FAI Celebrates Anniversary Of 50-Year-Old Altitude Record

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There aren’t many aviation records that have withstood more than a few years, but half a century? The World Air Sports Federation (Fédération Aéronautique Internationale or FAI) made note that today (June 21) marks the 50th anniversary of the absolute altitude record for helicopters, set on this date in 1972 by Jean Boulet of France. Boulet took his Turbomeca Artouste III B turboshaft-powered Aerospatiale SA315 Lama (serial number 001) to 40,820 feet (12,442 meters).

The flight, which launched from the airfield in Istres, France (now home to Dassault Aviation’s flight test facility) might also hold a record for the longest-ever autorotation, as the engine flamed out in at -63 degrees Centigrade (-81 Fahrenheit). Boulet, who died in 2011, trained as an engineer in France and then as a fighter pilot in the U.S. He joined SNCASE (later to be absorbed by Aerospatiale Group) in 1947. Among his other flying accomplishments were first flights of SE3000, SE3101, Alouette, Frelon and Puma helicopter models. His logbook recorded more than 8,000 hours of rotorcraft time, dominating his 9,000 hours total flying time.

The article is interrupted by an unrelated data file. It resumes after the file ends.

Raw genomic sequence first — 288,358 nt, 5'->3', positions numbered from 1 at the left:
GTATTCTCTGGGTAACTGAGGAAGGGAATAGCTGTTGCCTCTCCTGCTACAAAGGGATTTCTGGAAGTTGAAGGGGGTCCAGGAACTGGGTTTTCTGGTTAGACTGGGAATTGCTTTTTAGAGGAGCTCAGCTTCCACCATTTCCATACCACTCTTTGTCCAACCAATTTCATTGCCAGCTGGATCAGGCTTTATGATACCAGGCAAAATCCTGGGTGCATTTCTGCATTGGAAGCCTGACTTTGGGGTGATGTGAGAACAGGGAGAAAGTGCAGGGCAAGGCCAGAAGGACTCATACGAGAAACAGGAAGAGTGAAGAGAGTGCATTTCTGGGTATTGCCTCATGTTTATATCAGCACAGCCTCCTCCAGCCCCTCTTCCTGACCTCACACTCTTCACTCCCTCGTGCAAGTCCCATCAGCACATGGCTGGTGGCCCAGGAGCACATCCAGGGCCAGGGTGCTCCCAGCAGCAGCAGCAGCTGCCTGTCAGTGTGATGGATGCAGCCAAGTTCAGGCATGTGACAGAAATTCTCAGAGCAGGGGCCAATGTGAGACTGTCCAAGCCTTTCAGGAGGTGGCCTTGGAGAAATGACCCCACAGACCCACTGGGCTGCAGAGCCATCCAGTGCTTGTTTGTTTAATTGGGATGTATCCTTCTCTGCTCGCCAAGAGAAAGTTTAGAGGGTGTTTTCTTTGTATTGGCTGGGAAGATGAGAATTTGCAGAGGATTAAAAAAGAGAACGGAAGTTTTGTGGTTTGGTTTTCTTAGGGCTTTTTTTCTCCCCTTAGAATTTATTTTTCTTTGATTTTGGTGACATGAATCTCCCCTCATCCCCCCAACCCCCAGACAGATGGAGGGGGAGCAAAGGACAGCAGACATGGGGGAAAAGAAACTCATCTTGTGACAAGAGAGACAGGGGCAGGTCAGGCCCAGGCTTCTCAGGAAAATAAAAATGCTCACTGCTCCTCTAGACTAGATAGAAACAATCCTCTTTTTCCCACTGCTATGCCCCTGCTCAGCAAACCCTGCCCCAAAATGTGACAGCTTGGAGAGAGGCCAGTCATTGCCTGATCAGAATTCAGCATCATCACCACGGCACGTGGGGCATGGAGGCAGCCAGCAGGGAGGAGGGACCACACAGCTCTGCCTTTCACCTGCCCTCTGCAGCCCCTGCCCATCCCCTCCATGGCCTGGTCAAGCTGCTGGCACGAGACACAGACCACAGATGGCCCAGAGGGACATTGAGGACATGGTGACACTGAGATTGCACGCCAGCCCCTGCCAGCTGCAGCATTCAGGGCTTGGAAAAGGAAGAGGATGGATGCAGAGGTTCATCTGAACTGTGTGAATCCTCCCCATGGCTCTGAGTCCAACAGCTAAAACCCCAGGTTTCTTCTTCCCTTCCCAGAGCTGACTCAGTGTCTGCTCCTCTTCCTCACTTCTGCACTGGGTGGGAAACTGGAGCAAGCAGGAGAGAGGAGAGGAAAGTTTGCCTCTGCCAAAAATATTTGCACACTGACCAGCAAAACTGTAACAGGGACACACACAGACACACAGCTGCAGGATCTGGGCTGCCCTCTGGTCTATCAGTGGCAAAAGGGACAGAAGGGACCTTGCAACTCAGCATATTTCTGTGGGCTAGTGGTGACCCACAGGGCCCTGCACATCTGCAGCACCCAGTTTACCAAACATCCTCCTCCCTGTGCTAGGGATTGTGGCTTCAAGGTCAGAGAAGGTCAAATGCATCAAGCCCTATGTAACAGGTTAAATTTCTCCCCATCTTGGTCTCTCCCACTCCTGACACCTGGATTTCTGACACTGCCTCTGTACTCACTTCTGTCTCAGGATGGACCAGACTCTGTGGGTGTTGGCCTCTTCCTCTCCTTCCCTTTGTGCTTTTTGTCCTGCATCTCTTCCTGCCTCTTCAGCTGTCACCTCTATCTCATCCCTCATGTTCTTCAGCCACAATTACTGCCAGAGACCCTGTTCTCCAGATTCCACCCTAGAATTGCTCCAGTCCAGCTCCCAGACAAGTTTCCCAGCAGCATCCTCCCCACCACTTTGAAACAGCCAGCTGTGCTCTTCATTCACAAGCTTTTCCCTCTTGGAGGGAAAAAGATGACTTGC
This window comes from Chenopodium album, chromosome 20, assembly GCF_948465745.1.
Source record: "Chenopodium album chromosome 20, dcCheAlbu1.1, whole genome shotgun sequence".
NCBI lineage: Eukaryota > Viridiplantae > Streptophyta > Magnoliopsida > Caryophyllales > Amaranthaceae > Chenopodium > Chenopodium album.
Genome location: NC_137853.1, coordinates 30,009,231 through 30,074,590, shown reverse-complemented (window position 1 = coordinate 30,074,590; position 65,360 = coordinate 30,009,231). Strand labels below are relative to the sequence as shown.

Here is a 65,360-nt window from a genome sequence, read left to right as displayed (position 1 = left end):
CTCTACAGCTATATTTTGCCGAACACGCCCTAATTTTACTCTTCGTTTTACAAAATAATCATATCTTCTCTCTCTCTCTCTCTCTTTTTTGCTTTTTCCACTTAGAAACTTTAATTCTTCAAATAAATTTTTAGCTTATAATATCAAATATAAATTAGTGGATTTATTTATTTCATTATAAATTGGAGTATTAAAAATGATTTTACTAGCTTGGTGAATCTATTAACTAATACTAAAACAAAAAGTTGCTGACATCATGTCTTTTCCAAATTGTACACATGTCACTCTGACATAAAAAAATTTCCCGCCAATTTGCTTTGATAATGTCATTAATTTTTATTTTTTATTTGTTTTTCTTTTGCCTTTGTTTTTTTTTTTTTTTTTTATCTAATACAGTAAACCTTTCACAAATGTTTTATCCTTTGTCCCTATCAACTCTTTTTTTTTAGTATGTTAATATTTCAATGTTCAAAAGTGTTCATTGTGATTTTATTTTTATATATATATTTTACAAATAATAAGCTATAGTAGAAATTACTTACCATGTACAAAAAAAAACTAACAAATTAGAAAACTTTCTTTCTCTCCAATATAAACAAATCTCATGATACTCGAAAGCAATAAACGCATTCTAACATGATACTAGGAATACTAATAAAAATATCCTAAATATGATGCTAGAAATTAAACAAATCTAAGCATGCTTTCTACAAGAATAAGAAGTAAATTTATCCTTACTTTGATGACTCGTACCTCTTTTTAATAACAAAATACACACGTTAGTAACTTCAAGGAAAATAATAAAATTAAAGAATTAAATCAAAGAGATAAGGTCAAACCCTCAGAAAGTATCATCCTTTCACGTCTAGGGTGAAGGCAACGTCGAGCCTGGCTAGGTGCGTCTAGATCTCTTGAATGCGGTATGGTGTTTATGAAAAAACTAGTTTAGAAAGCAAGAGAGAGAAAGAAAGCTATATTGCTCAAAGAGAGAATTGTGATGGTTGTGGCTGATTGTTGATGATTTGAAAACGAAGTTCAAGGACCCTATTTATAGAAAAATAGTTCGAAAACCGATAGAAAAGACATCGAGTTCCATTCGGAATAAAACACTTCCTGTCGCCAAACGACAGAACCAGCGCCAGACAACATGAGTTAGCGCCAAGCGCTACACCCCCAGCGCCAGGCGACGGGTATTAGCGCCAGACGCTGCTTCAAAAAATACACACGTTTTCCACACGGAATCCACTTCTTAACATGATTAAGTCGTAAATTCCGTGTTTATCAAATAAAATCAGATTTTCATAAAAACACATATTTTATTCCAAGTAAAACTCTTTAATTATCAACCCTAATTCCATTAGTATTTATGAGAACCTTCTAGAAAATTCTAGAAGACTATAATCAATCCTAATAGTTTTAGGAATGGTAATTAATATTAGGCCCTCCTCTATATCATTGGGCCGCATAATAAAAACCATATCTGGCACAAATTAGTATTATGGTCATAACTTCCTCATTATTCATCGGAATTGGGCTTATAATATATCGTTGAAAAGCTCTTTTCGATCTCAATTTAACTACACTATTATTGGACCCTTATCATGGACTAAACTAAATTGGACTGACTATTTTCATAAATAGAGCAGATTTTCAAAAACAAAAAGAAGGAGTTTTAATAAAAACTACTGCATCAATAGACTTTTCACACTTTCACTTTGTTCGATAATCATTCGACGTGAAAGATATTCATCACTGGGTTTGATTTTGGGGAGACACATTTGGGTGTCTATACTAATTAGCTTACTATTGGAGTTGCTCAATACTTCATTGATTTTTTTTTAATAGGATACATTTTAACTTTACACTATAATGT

He also authored the 1982 book, “History of The Helicopter.”

Mark Phelps is a senior editor at AVweb. He is an instrument rated private pilot and former owner of a Grumman American AA1B and a V-tail Bonanza.

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5 COMMENTS

  1. My dad Paul M. Smith was a British born Aerospace engineer trained at Westland Aircraft and was hired by LTV from Canadair to develop LTV XC-142 Tilt-Rotor. He was LTV Helicopter’s Employee of the Year in 1972. We lived in Marseille, France during the same time. I have color Super 8 movies of Jean Boulet flying my family through the French Alps in a Aérospatiale Alouette III. I remember my Dad telling me he had set the World Altitude record. Thanks for the article, it brought back some great memories from my childhood.
    Kevin Smith
    Elgin, TX

    • There is a margin between power available and power required called excess power. The minimum power required occurs at Max rate of climb speed – a speed significantly higher than 0kts hover speed. It is possible to fly forward at that max rate of climb speed on the limit of power available. There will be insufficient power in order to hover. If he then picked up a climber, the power required would be further increased for any speed. You will note that he flamed out (so was on the absolute limits) and recorded the longest autorotation as well.

  2. I think it’s been done, but not at the top:

    ‘Lars Eriksson documented the evacuation of a climber on Mt. Everest from the highest possible point reached by helicopter at 20,833 ft. above sea level. It’s unclear as to why the climber had to be evacuated, but it must have been serious to warrant a helicopter landing at 20,000+’ for rescue.’